During the general exam, your height, weight, and blood pressure will be checked. You also will be examined for any health problems you may have.
What happens during an external genital exam?
In this exam, the doctor looks at the vulva. He or she may give you a mirror so that you can look at the vulva as well. This exam is a good way to learn about your body and the names for each part.
What are the pelvic exam and Pap test?
Even though you probably will not have a pelvic exam, you should know what one is. Another test that you will have later (at age 21 years) is a Pap test. This test checks for abnormal changes in the cervix that could lead to cancer.
The pelvic exam has three parts:
– Looking at the vulva
– Looking at the vagina and cervix with a speculum
– Checking the internal organs with a gloved hand
The doctor will use a speculum to look at your vagina and cervix. When you have a Pap test, a sample of cells is taken from your cervix with a small brush.
To check your internal organs, the doctor will place one or two gloved, lubricated fingers into the vagina and up to the cervix. The other hand will press on the abdomen from the outside.
Pelvic Exam and Pap Test
What are vaccinations?
Vaccinations or immunizations protect against certain diseases. The following vaccines are given to all young women aged 11–18 years on a routine basis:
– Tetanus–diphtheria–pertussis (Tdap) booster
– Human papillomavirus vaccine
– Meningococcal vaccine
– Influenza vaccine (yearly)
In addition to routine vaccines, special vaccines may be given to young women who are at an increased risk for certain diseases. Listed are some of these vaccines:
– Hepatitis A virus vaccine
– Pneumococcal vaccine
What special concerns can be discussed with my ob–gyn?
Many young women share the same health concerns. Most of these concerns are a normal part of growing up:
– Cramps and problems with menstrual periods
– Sex and sexuality
– Birth control
– Alcohol, drugs, and smoking
– Emotional ups and downs
What can I do to stay healthy?
Making good lifestyle choices can help you to be strong and healthy for years to come:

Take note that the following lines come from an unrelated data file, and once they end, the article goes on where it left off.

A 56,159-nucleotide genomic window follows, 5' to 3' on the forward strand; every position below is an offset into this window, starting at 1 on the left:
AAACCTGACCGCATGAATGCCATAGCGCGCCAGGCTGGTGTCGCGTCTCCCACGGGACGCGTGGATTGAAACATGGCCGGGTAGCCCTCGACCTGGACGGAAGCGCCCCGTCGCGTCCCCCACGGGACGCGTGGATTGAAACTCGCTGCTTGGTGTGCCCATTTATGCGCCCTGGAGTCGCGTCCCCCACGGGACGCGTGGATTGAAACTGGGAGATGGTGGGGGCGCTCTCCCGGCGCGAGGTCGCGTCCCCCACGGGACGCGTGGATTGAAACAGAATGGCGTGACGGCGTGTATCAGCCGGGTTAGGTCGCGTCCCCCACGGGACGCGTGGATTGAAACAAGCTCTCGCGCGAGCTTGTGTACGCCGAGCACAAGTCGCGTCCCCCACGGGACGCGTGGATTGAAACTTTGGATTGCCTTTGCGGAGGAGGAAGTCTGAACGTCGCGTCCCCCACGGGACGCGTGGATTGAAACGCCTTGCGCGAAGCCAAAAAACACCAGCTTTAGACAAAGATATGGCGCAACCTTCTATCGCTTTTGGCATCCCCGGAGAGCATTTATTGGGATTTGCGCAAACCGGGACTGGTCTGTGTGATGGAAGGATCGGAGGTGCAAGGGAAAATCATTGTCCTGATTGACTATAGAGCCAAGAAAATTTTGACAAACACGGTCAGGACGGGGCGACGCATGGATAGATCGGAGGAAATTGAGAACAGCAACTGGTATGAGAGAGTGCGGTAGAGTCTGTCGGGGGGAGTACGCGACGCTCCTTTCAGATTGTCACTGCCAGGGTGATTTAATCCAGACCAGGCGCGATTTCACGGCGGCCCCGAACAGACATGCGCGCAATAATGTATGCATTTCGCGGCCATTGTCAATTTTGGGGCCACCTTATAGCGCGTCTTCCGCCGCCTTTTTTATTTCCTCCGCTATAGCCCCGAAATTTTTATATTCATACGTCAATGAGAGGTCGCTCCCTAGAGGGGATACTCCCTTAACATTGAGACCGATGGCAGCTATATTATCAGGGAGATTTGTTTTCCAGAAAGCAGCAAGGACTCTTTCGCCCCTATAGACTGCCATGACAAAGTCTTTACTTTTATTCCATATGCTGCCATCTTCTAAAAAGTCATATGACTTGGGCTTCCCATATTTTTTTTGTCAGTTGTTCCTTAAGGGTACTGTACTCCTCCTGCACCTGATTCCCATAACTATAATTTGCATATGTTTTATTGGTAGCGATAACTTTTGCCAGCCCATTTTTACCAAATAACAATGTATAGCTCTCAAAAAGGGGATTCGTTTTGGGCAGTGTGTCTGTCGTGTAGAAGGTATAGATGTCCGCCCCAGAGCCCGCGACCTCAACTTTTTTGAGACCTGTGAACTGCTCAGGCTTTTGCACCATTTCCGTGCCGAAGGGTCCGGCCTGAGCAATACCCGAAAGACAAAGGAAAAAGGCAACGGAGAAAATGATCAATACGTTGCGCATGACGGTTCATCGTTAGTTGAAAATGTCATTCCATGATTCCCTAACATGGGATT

– Maintain a healthy weight by eating a well-balanced diet and exercising often.
– Avoid smoking, drinking alcohol, and using illegal drugs.
– Seek help if you have emotional ups and downs or feel depressed.
– Use birth control if you are having sex and do not want to have a baby.
– Protect yourself from STIs by using a latex condom. Know your partners and limit their number.
– Keep up with routine exams, tests, and immunizations.
Glossary of Terms:
Birth Control: Prevention of pregnancy.
Cervix: The lower, narrow end of the uterus at the top of the vagina.
Condom: A thin sheath used to cover the penis during sex to prevent sexually transmitted infections and pregnancy.
Menstrual Period: The discharge of blood and tissue from the uterus that occurs when an egg is not fertilized (also called menstruation).
Obstetrician–Gynecologist (Ob–Gyn): A physician with special skills, training, and education in women’s health.
Pap Test: A test in which cells are taken from the cervix and vagina and examined under a microscope.
Pelvic Exam: A manual examination of a woman’s reproductive organs.
Sexually Transmitted Infections (STIs): Infections that are spread by sexual contact.
Speculum: An instrument used to hold open the walls of the vagina.
Vagina: A tube-like structure surrounded by muscles leading from the uterus to the outside of the body.
Vulva: The external female genital area.
Doctor : Dr. Ramya Sadaram
Address : 57-1-11, Above Andhra Bank, Durga Nagar, Gavara Kanchara Palem, Kancharapalem, Visakhapatnam, Andhra Pradesh 530008
Phone : 09494402848 or book an appointment at https://gynecologistvizag.com/book-an-appointment/.